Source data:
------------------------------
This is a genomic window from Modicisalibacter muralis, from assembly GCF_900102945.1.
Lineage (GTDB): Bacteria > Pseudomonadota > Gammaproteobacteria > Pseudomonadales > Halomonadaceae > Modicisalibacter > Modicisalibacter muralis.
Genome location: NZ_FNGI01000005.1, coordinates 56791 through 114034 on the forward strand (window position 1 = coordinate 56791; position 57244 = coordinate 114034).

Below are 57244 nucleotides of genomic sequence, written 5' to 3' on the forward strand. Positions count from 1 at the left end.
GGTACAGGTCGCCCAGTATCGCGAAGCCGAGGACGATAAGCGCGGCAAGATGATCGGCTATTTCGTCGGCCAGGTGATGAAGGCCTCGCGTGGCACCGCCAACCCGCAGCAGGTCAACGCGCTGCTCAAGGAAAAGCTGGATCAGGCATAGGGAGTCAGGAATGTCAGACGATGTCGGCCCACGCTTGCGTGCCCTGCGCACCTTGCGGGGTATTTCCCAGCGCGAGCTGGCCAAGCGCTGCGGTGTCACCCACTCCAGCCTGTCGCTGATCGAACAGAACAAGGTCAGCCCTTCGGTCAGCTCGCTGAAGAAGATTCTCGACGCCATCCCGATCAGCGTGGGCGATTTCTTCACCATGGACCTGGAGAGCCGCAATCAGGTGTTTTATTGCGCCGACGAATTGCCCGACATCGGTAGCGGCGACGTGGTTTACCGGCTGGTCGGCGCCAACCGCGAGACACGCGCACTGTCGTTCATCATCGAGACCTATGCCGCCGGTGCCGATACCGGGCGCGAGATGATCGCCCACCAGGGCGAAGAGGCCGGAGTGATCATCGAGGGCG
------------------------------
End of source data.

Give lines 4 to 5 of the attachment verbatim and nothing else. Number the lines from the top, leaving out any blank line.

Below are 57244 nucleotides of genomic sequence, written 5' to 3' on the forward strand. Positions count from 1 at the left end.
GGTACAGGTCGCCCAGTATCGCGAAGCCGAGGACGATAAGCGCGGCAAGATGATCGGCTATTTCGTCGGCCAGGTGATGAAGGCCTCGCGTGGCACCGCCAACCCGCAGCAGGTCAACGCGCTGCTCAAGGAAAAGCTGGATCAGGCATAGGGAGTCAGGAATGTCAGACGATGTCGGCCCACGCTTGCGTGCCCTGCGCACCTTGCGGGGTATTTCCCAGCGCGAGCTGGCCAAGCGCTGCGGTGTCACCCACTCCAGCCTGTCGCTGATCGAACAGAACAAGGTCAGCCCTTCGGTCAGCTCGCTGAAGAAGATTCTCGACGCCATCCCGATCAGCGTGGGCGATTTCTTCACCATGGACCTGGAGAGCCGCAATCAGGTGTTTTATTGCGCCGACGAATTGCCCGACATCGGTAGCGGCGACGTGGTTTACCGGCTGGTCGGCGCCAACCGCGAGACACGCGCACTGTCGTTCATCATCGAGACCTATGCCGCCGGTGCCGATACCGGGCGCGAGATGATCGCCCACCAGGGCGAAGAGGCCGGAGTGATCATCGAGGGCG